Wednesday, March 12, 2008

Orange-Scented Scones

Afternoon tea is one of my favorite meals – it arrives just as I’m easing out of the late lunch food coma, and starting to feel peckish in anticipation of dinner. As you can see from my blog, the menu is also to my liking – rich and sweet baked goods including scones, cakes, pastries, and cucumber sandwiches.

Growing up in Canada, my family often had tea with cookies, cake or Indian snacks (such as thepla, nan khatai, khaari biscuit and chevda). It wasn’t until I moved to England that I discovered cream tea (also known as Devonshire or Cornish cream tea) which is tea served with scones topped with clotted cream and jam. My favourite place to have cream tea in Oxford is the Old Parsonage Hotel, a 17th century building where Oscar Wilde once lived.

Although associated with England, scones are small Scottish breads that can be slightly sweet or savory. They sometimes include currants or raisins. Scones are similar to biscuits, traditionally served in the Southern United States with honey, butter or gravy. North American scones, recently popularized by Starbucks, are generally larger, drier and served with nuts, dried fruit or chocolate chips.

Makes one dozen

3 cups unbleached all-purpose flour
2 tablespoons baking powder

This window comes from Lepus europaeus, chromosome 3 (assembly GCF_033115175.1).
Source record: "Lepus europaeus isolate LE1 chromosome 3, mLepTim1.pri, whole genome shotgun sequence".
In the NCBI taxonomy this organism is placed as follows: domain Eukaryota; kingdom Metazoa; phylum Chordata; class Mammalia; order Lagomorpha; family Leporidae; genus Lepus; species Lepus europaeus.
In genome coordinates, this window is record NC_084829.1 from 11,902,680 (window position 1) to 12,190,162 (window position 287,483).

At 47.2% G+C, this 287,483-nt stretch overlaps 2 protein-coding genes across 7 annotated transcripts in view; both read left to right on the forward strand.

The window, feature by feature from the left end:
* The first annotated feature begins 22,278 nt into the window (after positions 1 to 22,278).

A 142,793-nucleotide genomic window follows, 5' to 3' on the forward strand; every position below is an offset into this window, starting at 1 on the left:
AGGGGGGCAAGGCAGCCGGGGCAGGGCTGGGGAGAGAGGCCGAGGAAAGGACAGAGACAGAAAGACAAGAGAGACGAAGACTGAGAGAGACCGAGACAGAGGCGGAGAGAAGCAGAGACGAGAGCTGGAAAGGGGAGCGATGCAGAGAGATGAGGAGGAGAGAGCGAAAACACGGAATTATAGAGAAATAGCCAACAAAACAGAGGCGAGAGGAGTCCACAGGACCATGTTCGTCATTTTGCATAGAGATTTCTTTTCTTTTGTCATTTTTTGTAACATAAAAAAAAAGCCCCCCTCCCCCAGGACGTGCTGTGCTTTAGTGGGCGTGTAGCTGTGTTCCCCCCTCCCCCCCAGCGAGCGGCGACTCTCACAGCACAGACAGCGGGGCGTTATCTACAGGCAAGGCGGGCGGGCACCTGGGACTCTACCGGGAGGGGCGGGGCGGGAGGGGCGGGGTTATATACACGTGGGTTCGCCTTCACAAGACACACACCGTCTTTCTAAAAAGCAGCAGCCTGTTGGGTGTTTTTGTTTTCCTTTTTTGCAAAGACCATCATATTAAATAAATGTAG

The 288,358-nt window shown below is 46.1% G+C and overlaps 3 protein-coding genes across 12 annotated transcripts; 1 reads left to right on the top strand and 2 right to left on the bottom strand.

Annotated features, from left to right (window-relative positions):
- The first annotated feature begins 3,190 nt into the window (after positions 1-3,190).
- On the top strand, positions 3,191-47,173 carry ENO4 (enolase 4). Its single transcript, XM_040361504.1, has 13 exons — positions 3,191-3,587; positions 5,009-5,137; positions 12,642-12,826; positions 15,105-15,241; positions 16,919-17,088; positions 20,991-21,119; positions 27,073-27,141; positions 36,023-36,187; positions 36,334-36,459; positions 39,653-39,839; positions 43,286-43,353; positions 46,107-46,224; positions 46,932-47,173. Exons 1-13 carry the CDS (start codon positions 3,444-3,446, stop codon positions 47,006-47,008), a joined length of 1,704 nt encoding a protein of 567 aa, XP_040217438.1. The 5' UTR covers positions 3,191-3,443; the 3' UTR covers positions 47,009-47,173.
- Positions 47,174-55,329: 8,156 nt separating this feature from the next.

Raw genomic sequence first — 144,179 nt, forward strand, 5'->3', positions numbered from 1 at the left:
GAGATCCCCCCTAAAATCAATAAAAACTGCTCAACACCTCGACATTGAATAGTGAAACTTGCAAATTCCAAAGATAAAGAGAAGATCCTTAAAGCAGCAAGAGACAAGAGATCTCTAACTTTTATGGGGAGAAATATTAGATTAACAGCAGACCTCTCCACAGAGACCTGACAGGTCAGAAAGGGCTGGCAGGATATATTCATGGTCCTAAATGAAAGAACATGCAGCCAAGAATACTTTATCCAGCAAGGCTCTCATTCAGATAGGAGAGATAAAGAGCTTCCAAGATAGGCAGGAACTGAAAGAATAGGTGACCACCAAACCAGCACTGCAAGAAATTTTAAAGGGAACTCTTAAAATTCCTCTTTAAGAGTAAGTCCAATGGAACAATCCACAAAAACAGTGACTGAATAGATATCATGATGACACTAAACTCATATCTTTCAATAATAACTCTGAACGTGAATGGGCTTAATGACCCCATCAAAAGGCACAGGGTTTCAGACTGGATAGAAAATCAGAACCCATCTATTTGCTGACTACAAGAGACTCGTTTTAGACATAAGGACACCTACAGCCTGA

1/2 cup white granulated sugar
zest of one orange (optional)
1 stick (1/2 cup) unsalted butter, cold
3/4 cup whole milk
1 egg white (optional)
clotted cream and fruit jam (not optional!)

1. Preheat oven to 375 F.
2. Mix flour, baking powder and sugar. Using the large holes of a box grater, grate the butter into the flour mixture.
3. Using a pastry cutter, two knives or your fingers, blend in the butter until the mixture resembles coarse meal. Add orange zest and mix well.
4. Add milk and form a soft dough. You can add a little more milk if necessary to bring the dough together.
5. On a well-floured surface, roll out the dough to 1-inch thickness. Using a 1 1/2 inch pastry cutter (I prefer fluted, but plain will do) stamp out as many rounds as possible. Gather scraps and re-roll the dough and stamp out additional rounds.
6. Gently transfer scones to a lined baking sheet (if you don’t use parchment the scones could burn on the bottom). Brush the tops with egg white and sprinkle with granulated sugar.
7. Allow them to stand for 10 minutes, and then bake for 10-15 minutes until light brown on top.
8. Allow them to cool for 10 minutes. Serve with clotted cream and high-quality fruit jam or preserve.

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